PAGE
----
We hear a lot about people in the Lesbian, Gay, Bisexual, and Transgender (LGBT) community coming out of the closet, but I never made the decision to go in.
I was just living my life, completely unaware that my closet was silently building itself around me. I didn’t even realize I was trapped until I heard the doors SLAM shut the exact same moment I realized I was falling in love… with a girl.
My closet was built of layers and layers of heteronormative expectations, and the lock on the door was the fear of living outside those norms. Which family members would disapprove? Which friends would I lose? Would my church turn me away? What jobs could I be fired from? What harassment would I face?
We all have a closet built around us
The terrible fact of it is, we all have a closet built around us. Maybe someone in your family suffers from addiction, someone you care for is a religious minority, or perhaps your sibling struggles with mental illness; there are an infinite number of situations that violate the prevailing idea of "normal." Our closets force us apart, and make us to repress our authentic selves to appear "normal." This is a personal and societal disservice, because if we never talked about addiction or mental illness, there would never be treatment, and if we never tried to understand another's religious views, intolerance would prevail… we must come out of our closets to improve societal norms.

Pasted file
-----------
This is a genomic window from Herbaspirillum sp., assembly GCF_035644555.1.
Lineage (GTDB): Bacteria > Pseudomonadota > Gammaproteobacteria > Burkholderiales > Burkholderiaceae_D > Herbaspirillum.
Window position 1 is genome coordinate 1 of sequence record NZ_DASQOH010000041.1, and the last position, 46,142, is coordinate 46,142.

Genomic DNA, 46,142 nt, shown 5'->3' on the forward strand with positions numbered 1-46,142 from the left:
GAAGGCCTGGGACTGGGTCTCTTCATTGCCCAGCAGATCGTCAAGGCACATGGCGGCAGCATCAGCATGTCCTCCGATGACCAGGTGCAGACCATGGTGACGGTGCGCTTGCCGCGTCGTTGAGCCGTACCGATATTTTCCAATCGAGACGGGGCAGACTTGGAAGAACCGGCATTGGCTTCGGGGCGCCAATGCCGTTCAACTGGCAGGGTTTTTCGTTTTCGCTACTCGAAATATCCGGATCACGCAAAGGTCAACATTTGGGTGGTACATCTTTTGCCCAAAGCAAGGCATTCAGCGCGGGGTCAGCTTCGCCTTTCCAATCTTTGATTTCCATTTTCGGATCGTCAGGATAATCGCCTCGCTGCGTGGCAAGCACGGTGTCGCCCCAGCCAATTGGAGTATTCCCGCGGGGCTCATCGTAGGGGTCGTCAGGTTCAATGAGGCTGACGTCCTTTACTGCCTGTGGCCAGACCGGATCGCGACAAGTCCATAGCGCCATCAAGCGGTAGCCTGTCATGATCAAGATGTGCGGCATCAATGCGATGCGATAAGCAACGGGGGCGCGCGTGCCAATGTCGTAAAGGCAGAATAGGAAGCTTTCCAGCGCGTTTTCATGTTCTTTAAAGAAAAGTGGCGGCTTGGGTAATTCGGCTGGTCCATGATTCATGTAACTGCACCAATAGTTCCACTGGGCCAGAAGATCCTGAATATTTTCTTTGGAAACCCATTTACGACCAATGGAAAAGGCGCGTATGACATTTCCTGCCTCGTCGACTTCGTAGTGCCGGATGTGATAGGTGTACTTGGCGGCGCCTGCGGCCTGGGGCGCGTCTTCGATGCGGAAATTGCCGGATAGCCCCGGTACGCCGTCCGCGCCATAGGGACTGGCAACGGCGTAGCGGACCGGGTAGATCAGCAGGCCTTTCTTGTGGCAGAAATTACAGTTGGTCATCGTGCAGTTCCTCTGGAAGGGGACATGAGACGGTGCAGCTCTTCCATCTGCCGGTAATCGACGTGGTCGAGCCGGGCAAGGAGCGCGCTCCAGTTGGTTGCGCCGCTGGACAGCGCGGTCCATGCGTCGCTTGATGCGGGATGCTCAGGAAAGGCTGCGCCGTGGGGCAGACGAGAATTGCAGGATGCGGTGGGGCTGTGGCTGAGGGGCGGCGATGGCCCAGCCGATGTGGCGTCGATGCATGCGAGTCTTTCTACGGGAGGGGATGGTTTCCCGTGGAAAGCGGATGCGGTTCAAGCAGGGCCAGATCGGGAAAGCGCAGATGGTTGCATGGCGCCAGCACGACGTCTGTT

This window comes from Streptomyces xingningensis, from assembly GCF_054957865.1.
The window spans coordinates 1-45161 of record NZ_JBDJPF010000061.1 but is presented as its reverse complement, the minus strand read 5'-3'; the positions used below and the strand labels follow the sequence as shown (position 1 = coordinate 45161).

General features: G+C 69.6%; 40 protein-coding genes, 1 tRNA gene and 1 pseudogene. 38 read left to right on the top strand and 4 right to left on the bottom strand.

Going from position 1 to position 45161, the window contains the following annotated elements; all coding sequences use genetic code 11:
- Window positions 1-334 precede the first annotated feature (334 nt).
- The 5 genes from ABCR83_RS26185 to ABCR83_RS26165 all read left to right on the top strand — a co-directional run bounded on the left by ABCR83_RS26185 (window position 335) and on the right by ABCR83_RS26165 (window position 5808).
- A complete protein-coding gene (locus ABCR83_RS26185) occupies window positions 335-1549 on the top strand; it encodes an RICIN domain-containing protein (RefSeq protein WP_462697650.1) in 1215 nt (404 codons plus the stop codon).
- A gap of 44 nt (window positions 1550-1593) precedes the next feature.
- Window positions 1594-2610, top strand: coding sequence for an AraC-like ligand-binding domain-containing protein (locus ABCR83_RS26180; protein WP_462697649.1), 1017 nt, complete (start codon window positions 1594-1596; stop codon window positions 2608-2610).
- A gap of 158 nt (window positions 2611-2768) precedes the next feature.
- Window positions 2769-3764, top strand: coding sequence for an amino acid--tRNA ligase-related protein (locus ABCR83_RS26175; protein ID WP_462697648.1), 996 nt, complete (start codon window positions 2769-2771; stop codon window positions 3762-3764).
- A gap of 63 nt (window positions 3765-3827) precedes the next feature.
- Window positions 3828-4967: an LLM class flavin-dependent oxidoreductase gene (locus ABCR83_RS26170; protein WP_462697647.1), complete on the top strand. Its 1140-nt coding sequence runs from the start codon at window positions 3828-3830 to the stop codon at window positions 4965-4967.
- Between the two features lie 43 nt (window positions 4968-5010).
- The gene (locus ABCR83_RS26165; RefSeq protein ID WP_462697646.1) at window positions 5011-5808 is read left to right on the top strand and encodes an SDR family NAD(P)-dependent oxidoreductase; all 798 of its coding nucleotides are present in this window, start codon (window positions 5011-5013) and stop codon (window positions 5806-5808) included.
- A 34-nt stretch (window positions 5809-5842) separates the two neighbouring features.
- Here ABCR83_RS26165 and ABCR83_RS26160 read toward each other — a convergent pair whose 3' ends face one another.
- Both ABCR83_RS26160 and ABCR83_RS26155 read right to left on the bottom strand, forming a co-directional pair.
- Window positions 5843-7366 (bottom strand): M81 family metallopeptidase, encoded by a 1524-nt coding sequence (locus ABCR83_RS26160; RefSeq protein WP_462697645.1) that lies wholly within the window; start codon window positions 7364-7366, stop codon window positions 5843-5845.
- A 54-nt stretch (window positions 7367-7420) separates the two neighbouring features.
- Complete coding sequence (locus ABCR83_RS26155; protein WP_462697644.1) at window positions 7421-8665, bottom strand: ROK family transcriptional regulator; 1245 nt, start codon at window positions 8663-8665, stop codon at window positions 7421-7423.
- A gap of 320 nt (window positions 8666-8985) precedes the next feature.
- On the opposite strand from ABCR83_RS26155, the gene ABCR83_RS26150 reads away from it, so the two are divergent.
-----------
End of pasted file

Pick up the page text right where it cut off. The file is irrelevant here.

We need to push back on our respective closets and share our authentic selves
That's why I’m posting this blog on National Coming Out Day, it's a reminder that we need to push back on our respective closets and share our authentic selves - we need to #LiveOutLoud. This is much easier said than done, but when you cancome out of the closet it starts the conversation and opens avenues to better include and support our diverse experiences in personal and professional life.
I want to stress, that I say CANcome out, because sometimes you CANNOT. If coming out puts you in danger - please consider carefully and seek help however you need to. You are not alone. It does get better. You need to be ready to come out, and only you know when that is.
Being open with your authentic self is a lifelong process
Coming out is both the hardest and best experience I've ever had, but being open with your authentic self is a lifelong process.
The full details of my and my family's coming out story can be a different post (comment if this is something you're interested in), but suffice it to say many of our colleagues, friends and family were incredibly welcoming and exceeded our expectations, while some people in our lives have chosen to leave.
How you tell people can be as important as what you tell them
One side of the coming out story you don't hear much about is coming out at work.